Monday, October 03, 2005

Nimble Bureaucracies

People tend to think of bureaucracies as organizations bound in inextricable red tape, where neither the employees nor the customers have any ability to change "the system". Exhibit A recently was FEMA requiring sexual-harassment training of firefighters who had volunteered to help after Katrina hit:
"They've got people here who are search-and-rescue certified, paramedics, haz-mat certified," said a Texas firefighter. "We're sitting in here having a sexual-harassment class while there are still [victims] in Louisiana who haven't been contacted yet."

The firefighter, who has encouraged his superiors back home not to send any more volunteers for now, declined to give his name because FEMA has warned them not to talk to reporters.
At, Daniel Henninger lays the blame squarely on the bureaucratic mindset:
A reality-check will reveal that we remain a government of men, not superheroes. A grimmer reality is that we remain a government of bureaucracies. The more serious question that Katrina lays before us, one no congressional panel will touch, is whether after 75 years of uncapped growth, our domestic bureaucratic system is simply too fat to answer the fire bell.

Throwing Michael Brown into the media shark tank isn't going to divert a public that is now acutely focused on the problem of modern bureaucratic dysfunction. Yes, we endure lines at the department of motor vehicles. It was ever thus. But last year the 9/11 Commission report described in detail the failure of the national-security bureaucracy to protect us from terrorism. And now Katrina. Looks like the problem here is a lot deeper than a bureaucratic failure to communicate.

I once read a description of a bureaucracy as an organization that can operate for six months with no input and no output before anyone notices. That's because the activity is self-generated: meetings, memos, action items, studies about studies, in-house training, and compliance checks. Complexity and diffusion of purpose breeds more bureaucrats and more rules.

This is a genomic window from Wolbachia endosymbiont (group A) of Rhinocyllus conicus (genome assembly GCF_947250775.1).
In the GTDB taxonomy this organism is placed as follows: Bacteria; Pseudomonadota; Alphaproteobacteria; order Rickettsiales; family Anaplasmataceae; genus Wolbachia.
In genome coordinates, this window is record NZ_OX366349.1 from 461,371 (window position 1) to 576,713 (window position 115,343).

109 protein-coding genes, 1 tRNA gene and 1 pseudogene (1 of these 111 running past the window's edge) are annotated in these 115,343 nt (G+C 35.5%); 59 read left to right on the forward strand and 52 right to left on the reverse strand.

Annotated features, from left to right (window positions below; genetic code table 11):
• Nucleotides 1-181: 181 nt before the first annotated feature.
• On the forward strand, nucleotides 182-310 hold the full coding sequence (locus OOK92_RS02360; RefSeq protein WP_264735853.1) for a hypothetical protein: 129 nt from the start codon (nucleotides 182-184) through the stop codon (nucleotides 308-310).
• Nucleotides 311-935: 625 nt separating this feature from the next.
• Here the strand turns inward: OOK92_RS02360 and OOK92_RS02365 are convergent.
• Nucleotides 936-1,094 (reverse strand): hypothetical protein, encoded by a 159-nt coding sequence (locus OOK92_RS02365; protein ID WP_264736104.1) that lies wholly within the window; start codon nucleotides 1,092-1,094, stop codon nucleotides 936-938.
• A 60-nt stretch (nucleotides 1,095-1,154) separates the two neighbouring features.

There are reasons for the rules: they help ensure that similar situations receive similar treatment, and common exceptions can be dealt with reasonable efficiency. The problems arise when the rules can't handle the situations faced by the bureaucrats and the managers aren't empowered to ditch the rules and improvise. Having managers (especially lawyers) in charge who enforce a defensive mindset does not create a nimble workforce. As Peggy Noonan notes,

We live in the age of emergency, however, and in that age we hunger for someone to take responsibility. Not authority, but a sense of "I'll lead you out of this." On 9/11 the firemen took responsibility: I will go into the fire. So did the mayor: This is how we'll get through, this is how we'll triumph.

In New Orleans, by contrast, the mayor seemed panicked, the governor seemed medicated, and the airborne wasn't there until it was there and peace was restored. Until then no one took responsibility. There was a vacuum. But nature abhors a vacuum, so rumors and chaos came in to fill it. Which made things worse.